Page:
+  placed in <em>src/java/com/kazmier</em>
+  directory because of its package definition.  Your
+  application might go elsewhere depending on the
+  package that you've selected.
+</p>
+
+</section>
+
+<section name="Where to next">
+
+<p>
+  Now you have finished writing your sample application.
+  The next step shows you how to compile and run the sample
+  application.
+</p>
+<p>
+  Next we will look <a href="step6.html">Compiling and Running the Sample Application</a>.
+</p>
+
+</section>
+
+<section name="User Comments">
+  <a href="http://wiki.apache.org/db-torque/TutorialUserCommentsStep5">User comments</a>
+  for this step
+</section>
+
+  </body>
+</document>

Modified: db/torque/tutorial/trunk/xdocs/step6.xml
URL: http://svn.apache.org/viewvc/db/torque/tutorial/trunk/xdocs/step6.xml?view=diff&rev=473825&r1=473824&r2=473825
==============================================================================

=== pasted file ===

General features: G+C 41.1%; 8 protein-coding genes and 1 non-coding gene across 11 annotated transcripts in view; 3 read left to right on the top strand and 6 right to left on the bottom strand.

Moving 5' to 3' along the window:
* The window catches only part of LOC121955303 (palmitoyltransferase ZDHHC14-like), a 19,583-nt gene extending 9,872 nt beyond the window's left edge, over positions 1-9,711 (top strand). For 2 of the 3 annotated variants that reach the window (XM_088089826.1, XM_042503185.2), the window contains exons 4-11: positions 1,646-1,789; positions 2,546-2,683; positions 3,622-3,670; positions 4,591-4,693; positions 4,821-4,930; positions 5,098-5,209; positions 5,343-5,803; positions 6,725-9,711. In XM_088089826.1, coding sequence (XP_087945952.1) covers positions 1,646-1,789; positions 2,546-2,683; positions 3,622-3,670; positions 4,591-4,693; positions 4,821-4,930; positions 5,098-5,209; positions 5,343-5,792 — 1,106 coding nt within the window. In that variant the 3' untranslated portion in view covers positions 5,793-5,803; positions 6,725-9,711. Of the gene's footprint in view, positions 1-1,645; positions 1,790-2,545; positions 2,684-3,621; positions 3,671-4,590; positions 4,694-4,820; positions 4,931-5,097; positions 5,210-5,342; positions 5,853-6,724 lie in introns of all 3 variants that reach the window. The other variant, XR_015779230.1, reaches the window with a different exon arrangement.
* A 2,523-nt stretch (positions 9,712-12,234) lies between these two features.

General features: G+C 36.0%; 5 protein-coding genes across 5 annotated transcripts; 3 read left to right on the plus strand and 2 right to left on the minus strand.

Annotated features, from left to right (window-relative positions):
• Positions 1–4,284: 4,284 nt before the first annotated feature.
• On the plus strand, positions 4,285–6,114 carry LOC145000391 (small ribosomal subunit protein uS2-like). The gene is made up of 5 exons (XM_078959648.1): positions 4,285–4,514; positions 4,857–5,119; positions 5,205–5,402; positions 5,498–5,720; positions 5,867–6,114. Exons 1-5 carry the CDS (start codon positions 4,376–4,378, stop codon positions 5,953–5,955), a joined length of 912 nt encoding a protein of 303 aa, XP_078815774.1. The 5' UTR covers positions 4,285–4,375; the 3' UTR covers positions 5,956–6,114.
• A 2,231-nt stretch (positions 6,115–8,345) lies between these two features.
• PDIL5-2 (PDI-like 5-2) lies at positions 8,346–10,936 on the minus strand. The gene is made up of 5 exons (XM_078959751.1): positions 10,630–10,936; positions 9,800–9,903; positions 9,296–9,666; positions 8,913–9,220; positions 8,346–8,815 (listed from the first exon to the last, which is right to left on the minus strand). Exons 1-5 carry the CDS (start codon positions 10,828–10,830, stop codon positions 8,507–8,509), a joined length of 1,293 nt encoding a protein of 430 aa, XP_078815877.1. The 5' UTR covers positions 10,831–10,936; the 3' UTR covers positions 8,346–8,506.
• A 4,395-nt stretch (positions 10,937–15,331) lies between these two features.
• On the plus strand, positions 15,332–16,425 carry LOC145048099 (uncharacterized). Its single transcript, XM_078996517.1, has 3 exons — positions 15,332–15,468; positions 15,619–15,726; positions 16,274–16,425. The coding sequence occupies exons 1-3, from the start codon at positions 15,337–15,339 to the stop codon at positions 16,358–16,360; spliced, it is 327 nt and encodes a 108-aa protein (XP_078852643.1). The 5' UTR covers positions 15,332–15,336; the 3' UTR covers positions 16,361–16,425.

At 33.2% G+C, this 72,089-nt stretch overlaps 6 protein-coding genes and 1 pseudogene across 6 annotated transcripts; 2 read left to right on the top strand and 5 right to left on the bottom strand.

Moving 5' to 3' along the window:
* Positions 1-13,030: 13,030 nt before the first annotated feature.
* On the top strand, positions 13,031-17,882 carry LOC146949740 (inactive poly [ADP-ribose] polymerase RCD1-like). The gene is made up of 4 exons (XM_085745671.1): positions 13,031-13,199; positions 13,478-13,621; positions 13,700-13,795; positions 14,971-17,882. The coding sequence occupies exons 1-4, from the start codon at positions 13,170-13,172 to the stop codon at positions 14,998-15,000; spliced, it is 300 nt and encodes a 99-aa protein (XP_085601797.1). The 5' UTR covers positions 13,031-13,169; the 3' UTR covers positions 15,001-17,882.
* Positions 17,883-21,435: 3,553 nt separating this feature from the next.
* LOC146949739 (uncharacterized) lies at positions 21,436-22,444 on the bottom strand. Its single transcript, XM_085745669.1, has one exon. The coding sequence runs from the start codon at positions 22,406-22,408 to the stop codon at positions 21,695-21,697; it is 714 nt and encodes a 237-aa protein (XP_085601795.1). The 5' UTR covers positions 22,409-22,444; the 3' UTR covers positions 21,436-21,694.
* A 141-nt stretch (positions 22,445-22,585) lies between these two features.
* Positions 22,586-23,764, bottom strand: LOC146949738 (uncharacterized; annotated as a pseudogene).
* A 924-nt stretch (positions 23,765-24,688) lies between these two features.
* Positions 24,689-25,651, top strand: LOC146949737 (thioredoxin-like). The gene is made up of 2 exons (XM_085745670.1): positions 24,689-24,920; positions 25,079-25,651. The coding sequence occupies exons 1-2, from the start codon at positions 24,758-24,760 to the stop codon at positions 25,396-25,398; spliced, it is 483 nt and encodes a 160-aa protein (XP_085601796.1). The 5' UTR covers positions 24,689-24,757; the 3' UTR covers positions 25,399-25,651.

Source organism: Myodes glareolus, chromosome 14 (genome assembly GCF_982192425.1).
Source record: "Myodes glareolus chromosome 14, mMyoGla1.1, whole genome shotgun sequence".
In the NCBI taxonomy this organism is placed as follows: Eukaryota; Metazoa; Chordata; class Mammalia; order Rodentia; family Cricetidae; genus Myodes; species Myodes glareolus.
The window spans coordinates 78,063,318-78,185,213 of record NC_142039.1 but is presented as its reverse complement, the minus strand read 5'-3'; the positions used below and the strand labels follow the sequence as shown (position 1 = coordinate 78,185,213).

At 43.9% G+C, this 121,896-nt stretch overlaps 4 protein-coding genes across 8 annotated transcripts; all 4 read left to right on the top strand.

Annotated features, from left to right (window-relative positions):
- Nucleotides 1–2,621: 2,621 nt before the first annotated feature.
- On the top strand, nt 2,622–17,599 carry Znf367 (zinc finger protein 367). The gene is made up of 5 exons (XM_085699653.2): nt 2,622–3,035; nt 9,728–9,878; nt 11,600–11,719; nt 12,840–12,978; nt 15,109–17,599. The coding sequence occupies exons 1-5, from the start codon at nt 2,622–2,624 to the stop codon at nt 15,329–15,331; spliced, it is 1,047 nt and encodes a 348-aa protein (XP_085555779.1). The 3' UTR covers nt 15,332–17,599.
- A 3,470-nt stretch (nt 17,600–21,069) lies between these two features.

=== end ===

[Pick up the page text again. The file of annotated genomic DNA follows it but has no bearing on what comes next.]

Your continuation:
--- db/torque/tutorial/trunk/xdocs/step6.xml (original)
+++ db/torque/tutorial/trunk/xdocs/step6.xml Sat Nov 11 14:44:23 2006
@@ -1,218 +1,221 @@
-<?xml version="1.0"?>
-<!--
- Copyright 2001-2005 The Apache Software Foundation.
-
- Licensed under the Apache License, Version 2.0 (the "License")
- you may not use this file except in compliance with the License.
- You may obtain a copy of the License at
-
-     http://www.apache.org/licenses/LICENSE-2.0
-
- Unless required by applicable law or agreed to in writing, software
- distributed under the License is distributed on an "AS IS" BASIS,
- WITHOUT WARRANTIES OR CONDITIONS OF ANY KIND, either express or implied.
- See the License for the specific language governing permissions and
- limitations under the License.
--->
-
-<document>
-  <properties>
-    <title>Torque Tutorial - Step 6 - Compiling and Running the Sample Application</title>
-    <author email="pete-apache-dev@kazmier.com">Pete Kazmier</author>
-    <author email="seade@backstagetech.com.au">Scott Eade</author>
-    <author email="fischer@seitenbau.de">Thomas Fischer</author>
-  </properties>
-  <body>
-
-
-<section name="Step 6: Compiling and Running the sample application">